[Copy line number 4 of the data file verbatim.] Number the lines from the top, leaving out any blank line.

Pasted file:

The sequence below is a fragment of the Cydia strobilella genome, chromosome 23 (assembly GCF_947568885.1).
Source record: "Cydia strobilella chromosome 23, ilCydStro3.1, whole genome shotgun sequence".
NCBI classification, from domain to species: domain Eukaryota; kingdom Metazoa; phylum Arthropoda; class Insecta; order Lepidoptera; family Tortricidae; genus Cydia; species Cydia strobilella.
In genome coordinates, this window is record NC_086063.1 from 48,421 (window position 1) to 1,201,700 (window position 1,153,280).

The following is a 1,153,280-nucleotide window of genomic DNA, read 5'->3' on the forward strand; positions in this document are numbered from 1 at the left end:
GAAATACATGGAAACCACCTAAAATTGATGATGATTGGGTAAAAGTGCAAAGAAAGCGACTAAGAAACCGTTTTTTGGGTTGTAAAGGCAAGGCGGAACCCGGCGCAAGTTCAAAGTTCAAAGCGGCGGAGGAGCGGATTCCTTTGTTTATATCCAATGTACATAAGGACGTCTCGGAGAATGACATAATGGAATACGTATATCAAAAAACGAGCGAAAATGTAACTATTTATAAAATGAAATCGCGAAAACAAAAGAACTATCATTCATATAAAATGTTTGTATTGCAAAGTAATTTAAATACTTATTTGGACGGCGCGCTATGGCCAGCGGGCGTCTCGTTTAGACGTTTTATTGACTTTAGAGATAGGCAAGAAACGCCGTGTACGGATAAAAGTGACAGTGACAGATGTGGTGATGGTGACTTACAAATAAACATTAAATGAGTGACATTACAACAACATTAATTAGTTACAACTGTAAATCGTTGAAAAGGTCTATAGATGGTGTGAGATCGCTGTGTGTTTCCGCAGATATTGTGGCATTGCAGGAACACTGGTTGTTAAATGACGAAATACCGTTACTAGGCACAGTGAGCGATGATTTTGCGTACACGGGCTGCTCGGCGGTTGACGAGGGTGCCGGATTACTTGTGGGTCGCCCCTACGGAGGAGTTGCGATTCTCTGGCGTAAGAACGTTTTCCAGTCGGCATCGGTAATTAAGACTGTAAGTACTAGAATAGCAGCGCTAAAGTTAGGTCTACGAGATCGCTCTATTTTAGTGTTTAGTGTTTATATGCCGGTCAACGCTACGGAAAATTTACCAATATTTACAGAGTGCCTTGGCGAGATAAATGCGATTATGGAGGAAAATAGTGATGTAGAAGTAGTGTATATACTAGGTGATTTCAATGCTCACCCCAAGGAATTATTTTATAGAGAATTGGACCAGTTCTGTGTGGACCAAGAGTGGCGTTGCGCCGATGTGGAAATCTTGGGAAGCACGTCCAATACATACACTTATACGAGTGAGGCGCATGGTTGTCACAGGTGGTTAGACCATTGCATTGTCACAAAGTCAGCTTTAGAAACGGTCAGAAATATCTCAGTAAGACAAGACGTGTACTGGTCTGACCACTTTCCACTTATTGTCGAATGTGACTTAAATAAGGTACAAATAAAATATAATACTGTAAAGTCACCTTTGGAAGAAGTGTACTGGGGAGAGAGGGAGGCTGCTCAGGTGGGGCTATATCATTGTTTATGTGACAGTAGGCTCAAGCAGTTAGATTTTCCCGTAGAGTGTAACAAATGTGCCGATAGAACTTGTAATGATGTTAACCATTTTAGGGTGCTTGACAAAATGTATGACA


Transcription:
In genome coordinates, this window is record NC_086063.1 from 48,421 (window position 1) to 1,201,700 (window position 1,153,280).